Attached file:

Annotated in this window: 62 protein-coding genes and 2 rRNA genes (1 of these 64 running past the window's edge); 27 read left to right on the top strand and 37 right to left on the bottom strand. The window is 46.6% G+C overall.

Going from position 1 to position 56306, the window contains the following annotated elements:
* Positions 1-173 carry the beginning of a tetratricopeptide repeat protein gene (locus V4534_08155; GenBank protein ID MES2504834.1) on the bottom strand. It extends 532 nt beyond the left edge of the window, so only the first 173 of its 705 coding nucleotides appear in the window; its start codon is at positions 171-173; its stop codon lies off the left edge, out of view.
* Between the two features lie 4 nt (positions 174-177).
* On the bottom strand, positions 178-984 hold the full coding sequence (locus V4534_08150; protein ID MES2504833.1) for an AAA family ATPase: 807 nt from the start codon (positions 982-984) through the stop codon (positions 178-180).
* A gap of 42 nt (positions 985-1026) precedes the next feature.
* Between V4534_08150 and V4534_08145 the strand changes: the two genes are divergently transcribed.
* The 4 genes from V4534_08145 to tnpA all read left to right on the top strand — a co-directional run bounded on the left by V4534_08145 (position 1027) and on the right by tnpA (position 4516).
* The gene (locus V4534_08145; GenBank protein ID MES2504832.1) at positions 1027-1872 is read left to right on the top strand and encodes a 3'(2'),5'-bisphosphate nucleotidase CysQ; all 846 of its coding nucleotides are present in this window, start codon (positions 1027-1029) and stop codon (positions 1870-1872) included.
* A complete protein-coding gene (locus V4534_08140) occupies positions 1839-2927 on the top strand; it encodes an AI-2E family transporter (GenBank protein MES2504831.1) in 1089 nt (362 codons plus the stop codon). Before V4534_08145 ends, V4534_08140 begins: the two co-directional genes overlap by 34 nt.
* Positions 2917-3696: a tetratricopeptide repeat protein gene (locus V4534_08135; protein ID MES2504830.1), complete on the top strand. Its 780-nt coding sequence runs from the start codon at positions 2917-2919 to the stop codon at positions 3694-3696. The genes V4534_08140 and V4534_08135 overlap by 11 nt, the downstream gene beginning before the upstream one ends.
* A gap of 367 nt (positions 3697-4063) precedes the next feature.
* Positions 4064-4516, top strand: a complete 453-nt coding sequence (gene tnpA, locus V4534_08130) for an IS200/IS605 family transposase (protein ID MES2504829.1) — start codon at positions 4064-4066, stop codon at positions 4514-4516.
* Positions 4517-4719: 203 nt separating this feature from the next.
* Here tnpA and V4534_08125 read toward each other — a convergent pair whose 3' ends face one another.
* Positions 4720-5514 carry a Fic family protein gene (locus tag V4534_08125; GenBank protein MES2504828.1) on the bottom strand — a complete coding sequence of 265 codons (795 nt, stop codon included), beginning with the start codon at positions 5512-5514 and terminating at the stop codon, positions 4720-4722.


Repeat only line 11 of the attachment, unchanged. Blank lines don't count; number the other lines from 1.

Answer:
* Positions 2917-3696: a tetratricopeptide repeat protein gene (locus V4534_08135; protein ID MES2504830.1), complete on the top strand. Its 780-nt coding sequence runs from the start codon at positions 2917-2919 to the stop codon at positions 3694-3696. The genes V4534_08140 and V4534_08135 overlap by 11 nt, the downstream gene beginning before the upstream one ends.